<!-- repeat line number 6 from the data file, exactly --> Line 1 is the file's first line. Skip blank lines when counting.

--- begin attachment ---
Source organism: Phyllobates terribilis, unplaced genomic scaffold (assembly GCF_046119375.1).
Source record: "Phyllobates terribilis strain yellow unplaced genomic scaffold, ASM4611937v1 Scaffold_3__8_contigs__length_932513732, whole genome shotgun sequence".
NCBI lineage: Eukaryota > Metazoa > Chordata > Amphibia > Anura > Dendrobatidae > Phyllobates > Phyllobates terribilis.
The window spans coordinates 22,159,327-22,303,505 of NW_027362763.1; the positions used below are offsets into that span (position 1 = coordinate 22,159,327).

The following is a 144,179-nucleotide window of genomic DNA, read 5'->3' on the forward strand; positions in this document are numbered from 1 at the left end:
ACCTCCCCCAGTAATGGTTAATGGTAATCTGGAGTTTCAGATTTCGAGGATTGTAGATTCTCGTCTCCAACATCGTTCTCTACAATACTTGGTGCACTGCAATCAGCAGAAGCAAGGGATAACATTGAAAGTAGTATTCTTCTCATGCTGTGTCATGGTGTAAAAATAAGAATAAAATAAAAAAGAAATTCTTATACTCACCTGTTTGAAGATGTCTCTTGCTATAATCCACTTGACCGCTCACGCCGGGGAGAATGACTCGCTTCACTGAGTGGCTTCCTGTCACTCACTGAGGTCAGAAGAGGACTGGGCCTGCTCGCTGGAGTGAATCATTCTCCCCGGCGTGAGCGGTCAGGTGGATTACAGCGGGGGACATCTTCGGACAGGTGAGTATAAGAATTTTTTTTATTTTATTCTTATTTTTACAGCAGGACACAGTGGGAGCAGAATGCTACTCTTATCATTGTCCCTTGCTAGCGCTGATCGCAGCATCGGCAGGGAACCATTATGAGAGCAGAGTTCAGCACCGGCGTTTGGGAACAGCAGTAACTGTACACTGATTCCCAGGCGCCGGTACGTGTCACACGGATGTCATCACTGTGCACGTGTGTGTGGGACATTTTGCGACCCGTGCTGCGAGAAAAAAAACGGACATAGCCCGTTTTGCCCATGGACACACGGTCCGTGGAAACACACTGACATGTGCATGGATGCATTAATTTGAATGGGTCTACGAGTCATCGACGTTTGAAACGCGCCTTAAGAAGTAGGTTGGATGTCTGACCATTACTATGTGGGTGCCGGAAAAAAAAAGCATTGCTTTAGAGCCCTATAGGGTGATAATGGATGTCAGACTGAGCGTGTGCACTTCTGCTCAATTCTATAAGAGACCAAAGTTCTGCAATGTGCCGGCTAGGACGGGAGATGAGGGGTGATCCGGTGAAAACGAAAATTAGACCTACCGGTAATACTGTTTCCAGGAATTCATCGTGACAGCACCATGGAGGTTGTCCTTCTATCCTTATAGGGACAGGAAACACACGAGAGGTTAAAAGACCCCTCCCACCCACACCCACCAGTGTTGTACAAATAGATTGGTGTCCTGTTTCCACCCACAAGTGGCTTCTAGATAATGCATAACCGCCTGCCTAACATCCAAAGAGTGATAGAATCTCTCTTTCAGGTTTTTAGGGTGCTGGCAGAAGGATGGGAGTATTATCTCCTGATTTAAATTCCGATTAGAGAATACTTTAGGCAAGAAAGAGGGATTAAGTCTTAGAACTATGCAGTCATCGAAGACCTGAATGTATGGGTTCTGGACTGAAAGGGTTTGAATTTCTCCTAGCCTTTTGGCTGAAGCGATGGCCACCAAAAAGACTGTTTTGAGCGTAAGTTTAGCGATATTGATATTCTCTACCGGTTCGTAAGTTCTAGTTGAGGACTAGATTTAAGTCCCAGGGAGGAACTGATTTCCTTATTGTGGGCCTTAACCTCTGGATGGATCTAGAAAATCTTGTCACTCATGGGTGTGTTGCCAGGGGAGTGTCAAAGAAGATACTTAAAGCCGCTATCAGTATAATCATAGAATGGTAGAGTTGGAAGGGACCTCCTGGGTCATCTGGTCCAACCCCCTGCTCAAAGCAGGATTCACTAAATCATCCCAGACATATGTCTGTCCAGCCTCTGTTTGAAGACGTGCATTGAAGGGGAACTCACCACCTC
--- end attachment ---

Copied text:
ACCTCCCCCAGTAATGGTTAATGGTAATCTGGAGTTTCAGATTTCGAGGATTGTAGATTCTCGTCTCCAACATCGTTCTCTACAATACTTGGTGCACTGCAATCAGCAGAAGCAAGGGATAACATTGAAAGTAGTATTCTTCTCATGCTGTGTCATGGTGTAAAAATAAGAATAAAATAAAAAAGAAATTCTTATACTCACCTGTTTGAAGATGTCTCTTGCTATAATCCACTTGACCGCTCACGCCGGGGAGAATGACTCGCTTCACTGAGTGGCTTCCTGTCACTCACTGAGGTCAGAAGAGGACTGGGCCTGCTCGCTGGAGTGAATCATTCTCCCCGGCGTGAGCGGTCAGGTGGATTACAGCGGGGGACATCTTCGGACAGGTGAGTATAAGAATTTTTTTTATTTTATTCTTATTTTTACAGCAGGACACAGTGGGAGCAGAATGCTACTCTTATCATTGTCCCTTGCTAGCGCTGATCGCAGCATCGGCAGGGAACCATTATGAGAGCAGAGTTCAGCACCGGCGTTTGGGAACAGCAGTAACTGTACACTGATTCCCAGGCGCCGGTACGTGTCACACGGATGTCATCACTGTGCACGTGTGTGTGGGACATTTTGCGACCCGTGCTGCGAGAAAAAAAACGGACATAGCCCGTTTTGCCCATGGACACACGGTCCGTGGAAACACACTGACATGTGCATGGATGCATTAATTTGAATGGGTCTACGAGTCATCGACGTTTGAAACGCGCCTTAAGAAGTAGGTTGGATGTCTGACCATTACTATGTGGGTGCCGGAAAAAAAAAGCATTGCTTTAGAGCCCTATAGGGTGATAATGGATGTCAGACTGAGCGTGTGCACTTCTGCTCAATTCTATAAGAGACCAAAGTTCTGCAATGTGCCGGCTAGGACGGGAGATGAGGGGTGATCCGGTGAAAACGAAAATTAGACCTACCGGTAATACTGTTTCCAGGAATTCATCGTGACAGCACCATGGAGGTTGTCCTTCTATCCTTATAGGGACAGGAAACACACGAGAGGTTAAAAGACCCCTCCCACCCACACCCACCAGTGTTGTACAAATAGATTGGTGTCCTGTTTCCACCCACAAGTGGCTTCTAGATAATGCATAACCGCCTGCCTAACATCCAAAGAGTGATAGAATCTCTCTTTCAGGTTTTTAGGGTGCTGGCAGAAGGATGGGAGTATTATCTCCTGATTTAAATTCCGATTAGAGAATACTTTAGGCAAGAAAGAGGGATTAAGTCTTAGAACTATGCAGTCATCGAAGACCTGAATGTATGGGTTCTGGACTGAAAGGGTTTGAATTTCTCCTAGCCTTTTGGCTGAAGCGATGGCCACCAAAAAGACTGTTTTGAGCGTAAGTTTAGCGATATTGATATTCTCTACCGGTTCGTAAGTTCTAGTTGAGGACTAGATTTAAGTCCCAGGGAGGAACTGATTTCCTTATTGTGGGCCTTAACCTCTGGATGGATCTAGAAAATCTTGTCACTCATGGGTGTGTTGCCAGGGGAGTGTCAAAGAAGATACTTAAAGCCGCTATCAGTATAATCATAGAATGGTAGAGTTGGAAGGGACCTCCTGGGTCATCTGGTCCAACCCCCTGCTCAAAGCAGGATTCACTAAATCATCCCAGACATATGTCTGTCCAGCCTCTGTTTGAAGACGTGCATTGAAGGGGAACTCACCACCTC